Fish Creek TIF Not Tied to Affordable Housing

Gibraltar hosting informational presentation Wednesday, May 4, 6 pm

A new tax district billed as a boost for affordable-housing development in Fish Creek does not include any mechanisms to ensure that the homes will be sold at prices that are attainable for local workers. 

The legislature approved Gibraltar’s request to establish a Tax Increment Financing District (TIF) last month for the area above the bluff near the Settlement Shops along Highway 42. The district’s creation was spurred by a proposal by Marise Redmann to build homes on the property, which was previously offered to the town for $2.1 million. Town residents voted against that purchase in October 2019. 

Redmann now plans to build 100 residential units in two- and four-unit buildings, plus 15 individual homesites on the property. She said she wants to build homes that are affordable for the local workforce, and the extension of sewer to the property goes a long way toward lowering construction costs. Gibraltar Town Administrator Travis Thyssen said he hopes the work keeps costs in the “low $200,000 range.”

But the establishment of the TIF does not include a mechanism to ensure the development of affordable housing or keep the homes in the affordable price range when they’re resold.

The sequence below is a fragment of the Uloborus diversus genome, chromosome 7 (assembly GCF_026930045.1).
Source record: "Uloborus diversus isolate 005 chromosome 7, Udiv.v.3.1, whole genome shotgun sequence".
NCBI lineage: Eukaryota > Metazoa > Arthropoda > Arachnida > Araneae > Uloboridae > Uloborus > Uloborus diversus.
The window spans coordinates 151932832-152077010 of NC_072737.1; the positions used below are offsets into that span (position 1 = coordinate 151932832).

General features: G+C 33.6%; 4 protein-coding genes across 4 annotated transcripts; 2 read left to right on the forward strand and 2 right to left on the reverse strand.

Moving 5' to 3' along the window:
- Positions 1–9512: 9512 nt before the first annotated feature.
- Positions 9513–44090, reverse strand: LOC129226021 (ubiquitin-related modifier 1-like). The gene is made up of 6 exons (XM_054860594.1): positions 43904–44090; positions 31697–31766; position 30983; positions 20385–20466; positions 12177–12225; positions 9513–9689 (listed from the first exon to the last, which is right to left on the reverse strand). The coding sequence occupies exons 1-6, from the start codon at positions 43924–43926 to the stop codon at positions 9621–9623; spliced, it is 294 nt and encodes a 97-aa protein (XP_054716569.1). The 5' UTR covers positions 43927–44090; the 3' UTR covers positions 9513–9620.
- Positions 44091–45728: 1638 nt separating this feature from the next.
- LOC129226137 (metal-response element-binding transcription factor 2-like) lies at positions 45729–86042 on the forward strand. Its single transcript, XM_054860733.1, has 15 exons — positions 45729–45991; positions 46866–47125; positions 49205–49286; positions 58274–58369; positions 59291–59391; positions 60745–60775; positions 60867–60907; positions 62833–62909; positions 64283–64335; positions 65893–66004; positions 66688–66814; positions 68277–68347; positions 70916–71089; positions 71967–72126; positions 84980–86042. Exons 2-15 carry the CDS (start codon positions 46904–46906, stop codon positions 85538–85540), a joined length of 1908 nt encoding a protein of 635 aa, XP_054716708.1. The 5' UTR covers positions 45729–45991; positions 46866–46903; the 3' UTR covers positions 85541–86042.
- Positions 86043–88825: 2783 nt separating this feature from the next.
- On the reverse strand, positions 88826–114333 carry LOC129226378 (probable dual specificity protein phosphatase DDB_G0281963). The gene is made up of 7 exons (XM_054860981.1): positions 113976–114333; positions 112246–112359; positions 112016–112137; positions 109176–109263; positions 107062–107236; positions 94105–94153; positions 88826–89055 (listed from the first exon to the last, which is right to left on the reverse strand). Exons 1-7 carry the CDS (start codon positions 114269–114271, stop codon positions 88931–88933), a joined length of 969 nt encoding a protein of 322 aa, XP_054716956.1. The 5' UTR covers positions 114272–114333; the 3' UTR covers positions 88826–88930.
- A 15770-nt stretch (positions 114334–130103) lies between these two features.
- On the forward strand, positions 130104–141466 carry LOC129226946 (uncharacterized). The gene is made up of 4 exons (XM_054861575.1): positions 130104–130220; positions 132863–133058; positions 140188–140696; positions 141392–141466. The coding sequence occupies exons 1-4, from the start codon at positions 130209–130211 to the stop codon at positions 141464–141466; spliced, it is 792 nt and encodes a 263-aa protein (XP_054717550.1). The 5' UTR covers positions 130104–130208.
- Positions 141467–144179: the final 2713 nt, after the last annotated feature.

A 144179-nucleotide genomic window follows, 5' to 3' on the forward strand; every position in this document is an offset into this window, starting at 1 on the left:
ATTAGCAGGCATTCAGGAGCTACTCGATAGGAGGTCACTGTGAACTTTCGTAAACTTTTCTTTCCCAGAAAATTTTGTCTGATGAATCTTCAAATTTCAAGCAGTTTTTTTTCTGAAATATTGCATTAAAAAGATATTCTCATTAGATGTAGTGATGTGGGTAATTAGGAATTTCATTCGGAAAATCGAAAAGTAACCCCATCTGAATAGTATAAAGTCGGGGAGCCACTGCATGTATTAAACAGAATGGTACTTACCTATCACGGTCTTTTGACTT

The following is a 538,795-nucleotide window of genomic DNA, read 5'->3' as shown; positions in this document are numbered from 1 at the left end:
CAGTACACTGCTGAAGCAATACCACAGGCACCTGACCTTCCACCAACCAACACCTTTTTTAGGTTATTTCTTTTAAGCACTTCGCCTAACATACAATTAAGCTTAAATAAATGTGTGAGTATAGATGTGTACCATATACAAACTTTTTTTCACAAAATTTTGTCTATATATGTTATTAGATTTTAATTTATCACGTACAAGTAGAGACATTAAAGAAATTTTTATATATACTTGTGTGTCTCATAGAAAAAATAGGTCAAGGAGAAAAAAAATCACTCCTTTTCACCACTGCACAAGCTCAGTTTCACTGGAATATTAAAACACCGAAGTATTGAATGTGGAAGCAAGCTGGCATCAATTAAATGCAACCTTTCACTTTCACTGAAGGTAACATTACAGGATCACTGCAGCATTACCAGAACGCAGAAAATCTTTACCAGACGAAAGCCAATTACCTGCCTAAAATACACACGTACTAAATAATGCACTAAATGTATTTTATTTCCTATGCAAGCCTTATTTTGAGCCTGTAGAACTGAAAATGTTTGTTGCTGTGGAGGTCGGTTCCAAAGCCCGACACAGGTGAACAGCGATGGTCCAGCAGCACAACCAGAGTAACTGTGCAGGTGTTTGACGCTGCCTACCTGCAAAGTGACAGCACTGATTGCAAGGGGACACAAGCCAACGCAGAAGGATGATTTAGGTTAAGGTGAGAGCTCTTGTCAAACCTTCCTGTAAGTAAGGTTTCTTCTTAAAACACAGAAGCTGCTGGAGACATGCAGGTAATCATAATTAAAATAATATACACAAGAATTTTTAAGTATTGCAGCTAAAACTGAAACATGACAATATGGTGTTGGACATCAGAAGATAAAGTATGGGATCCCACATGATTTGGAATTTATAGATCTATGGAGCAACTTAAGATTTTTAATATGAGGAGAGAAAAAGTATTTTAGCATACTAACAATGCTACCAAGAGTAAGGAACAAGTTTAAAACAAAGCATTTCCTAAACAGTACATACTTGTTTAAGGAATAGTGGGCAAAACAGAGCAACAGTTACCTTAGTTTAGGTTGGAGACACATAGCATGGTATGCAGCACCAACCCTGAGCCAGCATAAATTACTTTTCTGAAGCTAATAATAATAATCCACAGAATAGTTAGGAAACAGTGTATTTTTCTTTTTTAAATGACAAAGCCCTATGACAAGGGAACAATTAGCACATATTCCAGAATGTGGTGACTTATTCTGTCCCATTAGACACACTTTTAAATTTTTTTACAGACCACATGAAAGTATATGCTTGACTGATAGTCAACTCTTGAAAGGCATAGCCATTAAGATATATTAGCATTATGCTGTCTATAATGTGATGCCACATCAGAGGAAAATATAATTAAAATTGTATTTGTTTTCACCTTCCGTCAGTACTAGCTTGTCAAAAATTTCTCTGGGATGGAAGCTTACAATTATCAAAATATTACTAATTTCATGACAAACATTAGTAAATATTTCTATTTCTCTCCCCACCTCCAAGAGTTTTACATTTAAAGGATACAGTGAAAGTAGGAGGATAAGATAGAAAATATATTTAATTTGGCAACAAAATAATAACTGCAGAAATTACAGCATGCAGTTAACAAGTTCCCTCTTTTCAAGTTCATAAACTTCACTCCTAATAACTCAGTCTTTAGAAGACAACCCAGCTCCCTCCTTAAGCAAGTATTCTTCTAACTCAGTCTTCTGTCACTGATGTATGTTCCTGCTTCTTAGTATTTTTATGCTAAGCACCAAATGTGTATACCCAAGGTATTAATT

“They’ll [the developer] have the full authority to develop those areas as they want,” Thyssen said, “so I guess it’s a leap of faith by the town. Anything that would keep them in that price range, we’d want to explore.”

Thyssen said Redmann informed the town the homes would not be allowed to be used as short-term rentals. 

The town will host a presentation Wednesday, May 4, 6 pm, to give residents information about how a TIF operates. A committee to manage the TIF will be formed with members appointed by the town, Gibraltar School, Northeast Wisconsin Technical College and County of Door. 

To reach the property, the town will need to run the sewer line under the Fish Creek watershed, then into and up the bluff by boring into the bluff. The Wisconsin Department of Natural Resources approved permits for the work in 2008 when the town initially investigated the expansion, but those permits have expired. Thyssen said the town hopes they will be reapproved. 

He said the latest cost estimate for the project is $3.5 million, plus $500,000 to improve a road to the project. By creating the TIF, the town hopes to recoup the cost of the extended sewer line by capturing the increased property taxes collected within the district. 

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